Heat-Maps in R
Heat-maps show individual values as colours in two dimensions. Whilst the term is modern, the idea of colouring cells to show values has done for over a century.
This article looks at how to create a heat-map in R.
Hot, hot, hot
A cluster heat-map has tiles: the positions refer to two different categories. In that structure, analysts display the value through colour. One way to show lab-confirmed cases of the SARS-CoV-2 virus is through a heat-map.
An example is from Dr Robertson (Loughborough University):
Here, the horizontal position refers to the week, and the vertical position is the age group. Dr Robertson uses a colour scale to show lab-confirmed cases per 100,000 estimated people. Public Health England publish these figures, for pillar 1 and 2 testing in England.
This virus spreads through contact and through the air. An infected person being close to other people means a risk of passing the virus on.
A pre-print paper by Dr Adam Kurcharski (LSHTM), Dr Hannah Fry (UCL) and others looked at social contacts. As part of the BBC’s Pandemic study, people downloaded an app. That app recorded approximate locations every hour for 24 hours.
People inputted information about their close contacts, including the type of interaction. Contacts were at home, school, work, or elsewhere.
Beyond their families, people tend to be close to others of similar ages:
The very strong diagonal density of contacts (Fig 2B) is characteristic of strong age-assortative mixing, and the sub-diagonal density captures interactions between children and their parents.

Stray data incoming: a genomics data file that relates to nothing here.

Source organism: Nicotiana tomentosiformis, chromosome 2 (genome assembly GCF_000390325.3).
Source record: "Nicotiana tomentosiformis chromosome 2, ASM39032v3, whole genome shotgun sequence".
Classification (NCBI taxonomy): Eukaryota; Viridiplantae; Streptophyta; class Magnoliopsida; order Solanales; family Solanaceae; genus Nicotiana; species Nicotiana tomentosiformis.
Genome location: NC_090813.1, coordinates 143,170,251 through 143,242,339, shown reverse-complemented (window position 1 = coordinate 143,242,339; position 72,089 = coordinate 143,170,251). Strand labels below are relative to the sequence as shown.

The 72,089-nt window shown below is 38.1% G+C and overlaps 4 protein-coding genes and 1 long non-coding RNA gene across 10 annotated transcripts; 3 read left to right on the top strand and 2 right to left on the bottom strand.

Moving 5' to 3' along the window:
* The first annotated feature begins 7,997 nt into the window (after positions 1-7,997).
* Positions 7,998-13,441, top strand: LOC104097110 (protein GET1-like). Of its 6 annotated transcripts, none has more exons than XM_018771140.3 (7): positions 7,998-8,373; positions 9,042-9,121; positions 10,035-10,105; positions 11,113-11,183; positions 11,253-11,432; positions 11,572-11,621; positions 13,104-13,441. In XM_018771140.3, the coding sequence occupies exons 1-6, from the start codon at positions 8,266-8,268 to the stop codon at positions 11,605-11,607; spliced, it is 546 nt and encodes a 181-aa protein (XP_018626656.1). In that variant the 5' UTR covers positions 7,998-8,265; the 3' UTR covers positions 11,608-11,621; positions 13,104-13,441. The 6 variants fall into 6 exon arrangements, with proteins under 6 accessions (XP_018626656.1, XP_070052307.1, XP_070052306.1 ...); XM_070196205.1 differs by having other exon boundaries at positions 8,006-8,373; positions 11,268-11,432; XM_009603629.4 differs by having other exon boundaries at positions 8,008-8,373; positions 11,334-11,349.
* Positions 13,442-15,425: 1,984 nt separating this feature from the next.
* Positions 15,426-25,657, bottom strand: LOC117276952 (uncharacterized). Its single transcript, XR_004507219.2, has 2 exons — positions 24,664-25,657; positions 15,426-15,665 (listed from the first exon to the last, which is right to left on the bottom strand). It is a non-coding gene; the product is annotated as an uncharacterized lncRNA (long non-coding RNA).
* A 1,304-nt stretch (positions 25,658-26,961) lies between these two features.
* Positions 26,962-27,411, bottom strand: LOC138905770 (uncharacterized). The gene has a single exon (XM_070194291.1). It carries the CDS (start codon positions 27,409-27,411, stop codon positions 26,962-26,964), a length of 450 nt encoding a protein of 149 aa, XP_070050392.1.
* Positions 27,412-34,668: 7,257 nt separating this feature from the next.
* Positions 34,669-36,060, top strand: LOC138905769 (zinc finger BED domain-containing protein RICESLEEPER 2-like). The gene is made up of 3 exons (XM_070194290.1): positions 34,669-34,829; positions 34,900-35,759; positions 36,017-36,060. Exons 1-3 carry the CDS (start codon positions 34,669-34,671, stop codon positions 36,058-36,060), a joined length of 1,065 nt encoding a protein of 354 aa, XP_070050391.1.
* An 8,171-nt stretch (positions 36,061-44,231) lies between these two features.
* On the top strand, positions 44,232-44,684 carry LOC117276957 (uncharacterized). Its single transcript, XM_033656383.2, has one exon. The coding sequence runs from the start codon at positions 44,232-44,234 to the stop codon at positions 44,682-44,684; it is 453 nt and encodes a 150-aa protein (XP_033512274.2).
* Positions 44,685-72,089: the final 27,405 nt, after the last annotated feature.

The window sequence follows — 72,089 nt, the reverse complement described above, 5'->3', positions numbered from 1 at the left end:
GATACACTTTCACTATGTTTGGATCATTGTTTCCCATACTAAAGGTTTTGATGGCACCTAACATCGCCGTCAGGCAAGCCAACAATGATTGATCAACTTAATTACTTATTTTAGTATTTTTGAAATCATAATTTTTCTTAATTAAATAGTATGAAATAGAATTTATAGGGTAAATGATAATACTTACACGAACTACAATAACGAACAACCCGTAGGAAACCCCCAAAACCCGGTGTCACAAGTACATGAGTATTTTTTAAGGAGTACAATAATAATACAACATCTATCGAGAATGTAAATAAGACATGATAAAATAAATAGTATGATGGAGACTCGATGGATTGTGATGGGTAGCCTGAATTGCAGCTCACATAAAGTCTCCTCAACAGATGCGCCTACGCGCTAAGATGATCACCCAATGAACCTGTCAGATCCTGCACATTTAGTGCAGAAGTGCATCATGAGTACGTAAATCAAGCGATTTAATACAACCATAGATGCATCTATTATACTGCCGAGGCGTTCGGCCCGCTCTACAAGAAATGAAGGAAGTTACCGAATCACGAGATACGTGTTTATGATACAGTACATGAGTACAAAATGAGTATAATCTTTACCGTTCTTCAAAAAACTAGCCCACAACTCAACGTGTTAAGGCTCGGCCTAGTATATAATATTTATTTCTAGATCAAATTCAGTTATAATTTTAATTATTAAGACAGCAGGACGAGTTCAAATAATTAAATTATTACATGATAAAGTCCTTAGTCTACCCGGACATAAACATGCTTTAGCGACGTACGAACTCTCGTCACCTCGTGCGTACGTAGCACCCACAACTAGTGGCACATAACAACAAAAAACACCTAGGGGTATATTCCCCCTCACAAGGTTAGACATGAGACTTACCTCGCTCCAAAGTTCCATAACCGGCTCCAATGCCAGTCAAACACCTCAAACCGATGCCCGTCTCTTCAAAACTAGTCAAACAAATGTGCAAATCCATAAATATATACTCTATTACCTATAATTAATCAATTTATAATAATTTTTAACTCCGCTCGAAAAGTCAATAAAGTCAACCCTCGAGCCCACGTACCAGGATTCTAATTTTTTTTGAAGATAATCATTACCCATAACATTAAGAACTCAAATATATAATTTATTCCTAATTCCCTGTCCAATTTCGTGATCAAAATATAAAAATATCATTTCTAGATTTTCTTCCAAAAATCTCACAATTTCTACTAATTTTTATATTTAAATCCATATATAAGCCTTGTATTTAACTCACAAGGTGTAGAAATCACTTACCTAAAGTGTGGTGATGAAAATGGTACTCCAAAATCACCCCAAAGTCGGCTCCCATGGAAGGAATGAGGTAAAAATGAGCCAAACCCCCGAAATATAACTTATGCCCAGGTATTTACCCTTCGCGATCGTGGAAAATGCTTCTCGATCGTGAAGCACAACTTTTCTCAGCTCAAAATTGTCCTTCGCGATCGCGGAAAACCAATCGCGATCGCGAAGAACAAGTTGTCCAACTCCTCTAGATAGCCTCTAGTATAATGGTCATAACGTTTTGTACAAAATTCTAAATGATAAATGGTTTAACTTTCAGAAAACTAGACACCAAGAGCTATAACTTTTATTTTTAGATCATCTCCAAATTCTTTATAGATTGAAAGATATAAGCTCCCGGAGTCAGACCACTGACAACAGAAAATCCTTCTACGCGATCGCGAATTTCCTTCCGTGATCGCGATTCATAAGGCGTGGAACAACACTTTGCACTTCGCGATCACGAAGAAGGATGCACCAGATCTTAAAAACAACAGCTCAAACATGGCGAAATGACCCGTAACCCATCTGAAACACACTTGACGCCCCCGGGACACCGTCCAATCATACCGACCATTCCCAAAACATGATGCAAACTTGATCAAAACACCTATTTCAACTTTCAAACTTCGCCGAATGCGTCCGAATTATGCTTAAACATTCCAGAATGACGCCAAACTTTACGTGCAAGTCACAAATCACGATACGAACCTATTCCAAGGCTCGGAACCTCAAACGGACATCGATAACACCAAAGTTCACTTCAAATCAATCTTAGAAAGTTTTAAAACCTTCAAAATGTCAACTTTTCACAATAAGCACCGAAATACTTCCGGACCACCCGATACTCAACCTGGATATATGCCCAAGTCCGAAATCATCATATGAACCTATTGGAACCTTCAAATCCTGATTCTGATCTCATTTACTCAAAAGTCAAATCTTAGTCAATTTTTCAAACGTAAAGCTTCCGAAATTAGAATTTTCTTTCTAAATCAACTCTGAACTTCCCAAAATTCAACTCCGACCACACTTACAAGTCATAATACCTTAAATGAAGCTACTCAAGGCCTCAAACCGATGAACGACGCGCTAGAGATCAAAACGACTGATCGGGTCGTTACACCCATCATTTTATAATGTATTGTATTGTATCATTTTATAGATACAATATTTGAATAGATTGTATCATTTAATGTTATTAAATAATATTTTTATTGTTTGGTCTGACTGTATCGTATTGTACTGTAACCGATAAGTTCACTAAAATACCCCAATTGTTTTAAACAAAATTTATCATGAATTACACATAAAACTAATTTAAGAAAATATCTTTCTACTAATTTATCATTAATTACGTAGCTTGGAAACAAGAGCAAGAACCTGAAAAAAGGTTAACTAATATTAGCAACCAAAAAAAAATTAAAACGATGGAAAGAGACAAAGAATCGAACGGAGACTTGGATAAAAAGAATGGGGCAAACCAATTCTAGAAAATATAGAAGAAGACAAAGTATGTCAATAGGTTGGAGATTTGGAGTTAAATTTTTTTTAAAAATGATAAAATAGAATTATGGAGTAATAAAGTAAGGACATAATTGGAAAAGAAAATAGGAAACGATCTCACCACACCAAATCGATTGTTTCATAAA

As the virus spreads, infections emanate across age groups. This pattern may be easier to see on a heat-map than a line graph. Some readers could have trouble distinguishing between different shades of the same colour.
Bringing the heat-map
For this graph, I made a prepared file. It shows Figure 4 statistics from a recent PHE COVID-19 national surveillance report. I added week dates to the week 39 graph.
After reading the Excel file, the code shifts the table into the tidy format:
phe_caserates_agegroup_df <- phe_figure4table_df %>%
pivot_longer(cols = 4:13,
names_to = "age_group",
values_to = "case_rate") %>%
filter(week_number >= week_number_min)
When I was testing the code, the date breaks always showed Monday. As a result, we want those breaks to show the Sunday dates:
week_end_breaks <- phe_figure4table_df %>%
filter(week_number >= week_number_min) %>%
In order to organise the age groups, we use factors:
phe_caserates_agegroup_df$age_group <- factor(phe_caserates_agegroup_df$age_group,
levels = c("0 to 4", "5 to 9", "10 to 19", "20 to 29", "30 to 39", "40 to 49", "50 to 59", "60 to 69", "70 to 79", "80 or over"))
The graph code then starts, using geom_raster to create the heat-map:
ggplot(data = phe_caserates_agegroup_df,
mapping = aes(x = week_end_date, y = age_group, fill = case_rate)) + geom_raster() +
As I intend to use data labels, ‘guide = FALSE’ switches off the legend:
scale_fill_gradient(name = "",
low = "#FFFFFF",
high = "#d1112e",
guide = FALSE) +
This line labels the rounded case ratios:
geom_text(aes(label = round(case_rate))) +
The horizontal axis scales use the preset break marks:
scale_x_datetime(expand = c(0,0),
breaks = week_end_breaks,
date_labels = "%d-%b") +
After adding labels, the heat-map graph is:
Heat-maps have good use cases. Analysts can make professional graphs of this kind in R.
Public Health England publish weekly COVID-19 national surveillance reports. The graph uses the week 39 report. The data file and code is on GitHub and R Pubs.